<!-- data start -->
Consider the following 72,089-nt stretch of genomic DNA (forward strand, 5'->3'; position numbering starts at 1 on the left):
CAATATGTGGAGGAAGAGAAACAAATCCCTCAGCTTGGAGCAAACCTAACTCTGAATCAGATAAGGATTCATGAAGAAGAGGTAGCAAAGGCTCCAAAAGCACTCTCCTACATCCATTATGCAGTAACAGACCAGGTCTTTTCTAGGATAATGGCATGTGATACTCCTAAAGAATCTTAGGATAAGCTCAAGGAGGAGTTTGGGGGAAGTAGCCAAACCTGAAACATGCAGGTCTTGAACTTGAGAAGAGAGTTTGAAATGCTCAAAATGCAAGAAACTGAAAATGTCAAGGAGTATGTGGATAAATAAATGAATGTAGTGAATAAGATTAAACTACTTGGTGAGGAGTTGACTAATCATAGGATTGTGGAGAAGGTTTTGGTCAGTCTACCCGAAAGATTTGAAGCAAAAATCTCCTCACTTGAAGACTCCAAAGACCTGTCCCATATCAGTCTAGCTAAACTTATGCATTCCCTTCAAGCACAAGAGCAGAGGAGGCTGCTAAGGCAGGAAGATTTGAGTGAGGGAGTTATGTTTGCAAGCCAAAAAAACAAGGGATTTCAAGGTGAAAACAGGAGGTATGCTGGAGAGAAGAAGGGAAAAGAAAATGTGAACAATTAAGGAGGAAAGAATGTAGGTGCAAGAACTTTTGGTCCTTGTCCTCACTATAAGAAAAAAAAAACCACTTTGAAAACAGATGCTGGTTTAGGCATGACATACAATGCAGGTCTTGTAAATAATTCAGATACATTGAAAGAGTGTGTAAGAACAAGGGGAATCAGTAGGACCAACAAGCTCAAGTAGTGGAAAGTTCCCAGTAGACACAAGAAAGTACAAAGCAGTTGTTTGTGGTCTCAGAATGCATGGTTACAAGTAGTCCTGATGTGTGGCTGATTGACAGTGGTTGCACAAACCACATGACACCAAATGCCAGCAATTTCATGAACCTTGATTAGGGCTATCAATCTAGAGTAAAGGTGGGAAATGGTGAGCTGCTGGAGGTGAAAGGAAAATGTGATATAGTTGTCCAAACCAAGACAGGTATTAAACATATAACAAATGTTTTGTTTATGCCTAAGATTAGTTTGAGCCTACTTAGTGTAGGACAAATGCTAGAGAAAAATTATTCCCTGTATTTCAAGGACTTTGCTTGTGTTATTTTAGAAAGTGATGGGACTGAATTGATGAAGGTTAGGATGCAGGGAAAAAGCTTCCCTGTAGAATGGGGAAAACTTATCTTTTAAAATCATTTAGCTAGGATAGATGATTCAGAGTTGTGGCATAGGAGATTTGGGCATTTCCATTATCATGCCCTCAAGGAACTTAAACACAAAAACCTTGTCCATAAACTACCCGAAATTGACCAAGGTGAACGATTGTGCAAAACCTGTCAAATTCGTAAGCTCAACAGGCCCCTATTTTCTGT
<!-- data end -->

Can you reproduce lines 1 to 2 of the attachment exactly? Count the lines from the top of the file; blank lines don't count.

Consider the following 72,089-nt stretch of genomic DNA (forward strand, 5'->3'; position numbering starts at 1 on the left):
CAATATGTGGAGGAAGAGAAACAAATCCCTCAGCTTGGAGCAAACCTAACTCTGAATCAGATAAGGATTCATGAAGAAGAGGTAGCAAAGGCTCCAAAAGCACTCTCCTACATCCATTATGCAGTAACAGACCAGGTCTTTTCTAGGATAATGGCATGTGATACTCCTAAAGAATCTTAGGATAAGCTCAAGGAGGAGTTTGGGGGAAGTAGCCAAACCTGAAACATGCAGGTCTTGAACTTGAGAAGAGAGTTTGAAATGCTCAAAATGCAAGAAACTGAAAATGTCAAGGAGTATGTGGATAAATAAATGAATGTAGTGAATAAGATTAAACTACTTGGTGAGGAGTTGACTAATCATAGGATTGTGGAGAAGGTTTTGGTCAGTCTACCCGAAAGATTTGAAGCAAAAATCTCCTCACTTGAAGACTCCAAAGACCTGTCCCATATCAGTCTAGCTAAACTTATGCATTCCCTTCAAGCACAAGAGCAGAGGAGGCTGCTAAGGCAGGAAGATTTGAGTGAGGGAGTTATGTTTGCAAGCCAAAAAAACAAGGGATTTCAAGGTGAAAACAGGAGGTATGCTGGAGAGAAGAAGGGAAAAGAAAATGTGAACAATTAAGGAGGAAAGAATGTAGGTGCAAGAACTTTTGGTCCTTGTCCTCACTATAAGAAAAAAAAAACCACTTTGAAAACAGATGCTGGTTTAGGCATGACATACAATGCAGGTCTTGTAAATAATTCAGATACATTGAAAGAGTGTGTAAGAACAAGGGGAATCAGTAGGACCAACAAGCTCAAGTAGTGGAAAGTTCCCAGTAGACACAAGAAAGTACAAAGCAGTTGTTTGTGGTCTCAGAATGCATGGTTACAAGTAGTCCTGATGTGTGGCTGATTGACAGTGGTTGCACAAACCACATGACACCAAATGCCAGCAATTTCATGAACCTTGATTAGGGCTATCAATCTAGAGTAAAGGTGGGAAATGGTGAGCTGCTGGAGGTGAAAGGAAAATGTGATATAGTTGTCCAAACCAAGACAGGTATTAAACATATAACAAATGTTTTGTTTATGCCTAAGATTAGTTTGAGCCTACTTAGTGTAGGACAAATGCTAGAGAAAAATTATTCCCTGTATTTCAAGGACTTTGCTTGTGTTATTTTAGAAAGTGATGGGACTGAATTGATGAAGGTTAGGATGCAGGGAAAAAGCTTCCCTGTAGAATGGGGAAAACTTATCTTTTAAAATCATTTAGCTAGGATAGATGATTCAGAGTTGTGGCATAGGAGATTTGGGCATTTCCATTATCATGCCCTCAAGGAACTTAAACACAAAAACCTTGTCCATAAACTACCCGAAATTGACCAAGGTGAACGATTGTGCAAAACCTGTCAAATTCGTAAGCTCAACAGGCCCCTATTTTCTGT